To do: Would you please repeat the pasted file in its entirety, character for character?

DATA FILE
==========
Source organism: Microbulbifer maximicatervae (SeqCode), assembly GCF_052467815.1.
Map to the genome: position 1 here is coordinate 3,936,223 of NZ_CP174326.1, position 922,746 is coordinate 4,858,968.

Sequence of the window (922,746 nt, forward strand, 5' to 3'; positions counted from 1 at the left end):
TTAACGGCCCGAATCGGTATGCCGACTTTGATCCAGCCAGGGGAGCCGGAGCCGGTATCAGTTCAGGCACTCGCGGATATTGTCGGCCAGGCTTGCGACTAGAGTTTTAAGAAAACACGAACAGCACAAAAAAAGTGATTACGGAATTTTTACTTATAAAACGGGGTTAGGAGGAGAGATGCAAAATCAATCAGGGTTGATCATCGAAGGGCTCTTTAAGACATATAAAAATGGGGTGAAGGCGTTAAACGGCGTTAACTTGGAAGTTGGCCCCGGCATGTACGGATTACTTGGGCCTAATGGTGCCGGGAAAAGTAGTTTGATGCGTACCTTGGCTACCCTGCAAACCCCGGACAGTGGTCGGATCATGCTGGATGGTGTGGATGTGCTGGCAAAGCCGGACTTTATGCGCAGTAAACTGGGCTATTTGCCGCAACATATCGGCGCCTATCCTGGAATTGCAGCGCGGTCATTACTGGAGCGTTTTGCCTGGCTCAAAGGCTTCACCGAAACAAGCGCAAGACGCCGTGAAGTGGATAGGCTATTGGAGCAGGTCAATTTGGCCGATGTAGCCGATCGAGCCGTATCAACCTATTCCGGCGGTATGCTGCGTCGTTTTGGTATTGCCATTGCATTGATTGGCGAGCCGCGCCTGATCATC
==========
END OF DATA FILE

Source organism: Microbulbifer maximicatervae (SeqCode), assembly GCF_052467815.1.
Map to the genome: position 1 here is coordinate 3,936,223 of NZ_CP174326.1, position 922,746 is coordinate 4,858,968.

Sequence of the window (922,746 nt, forward strand, 5' to 3'; positions counted from 1 at the left end):
TTAACGGCCCGAATCGGTATGCCGACTTTGATCCAGCCAGGGGAGCCGGAGCCGGTATCAGTTCAGGCACTCGCGGATATTGTCGGCCAGGCTTGCGACTAGAGTTTTAAGAAAACACGAACAGCACAAAAAAAGTGATTACGGAATTTTTACTTATAAAACGGGGTTAGGAGGAGAGATGCAAAATCAATCAGGGTTGATCATCGAAGGGCTCTTTAAGACATATAAAAATGGGGTGAAGGCGTTAAACGGCGTTAACTTGGAAGTTGGCCCCGGCATGTACGGATTACTTGGGCCTAATGGTGCCGGGAAAAGTAGTTTGATGCGTACCTTGGCTACCCTGCAAACCCCGGACAGTGGTCGGATCATGCTGGATGGTGTGGATGTGCTGGCAAAGCCGGACTTTATGCGCAGTAAACTGGGCTATTTGCCGCAACATATCGGCGCCTATCCTGGAATTGCAGCGCGGTCATTACTGGAGCGTTTTGCCTGGCTCAAAGGCTTCACCGAAACAAGCGCAAGACGCCGTGAAGTGGATAGGCTATTGGAGCAGGTCAATTTGGCCGATGTAGCCGATCGAGCCGTATCAACCTATTCCGGCGGTATGCTGCGTCGTTTTGGTATTGCCATTGCATTGATTGGCGAGCCGCGCCTGATCATC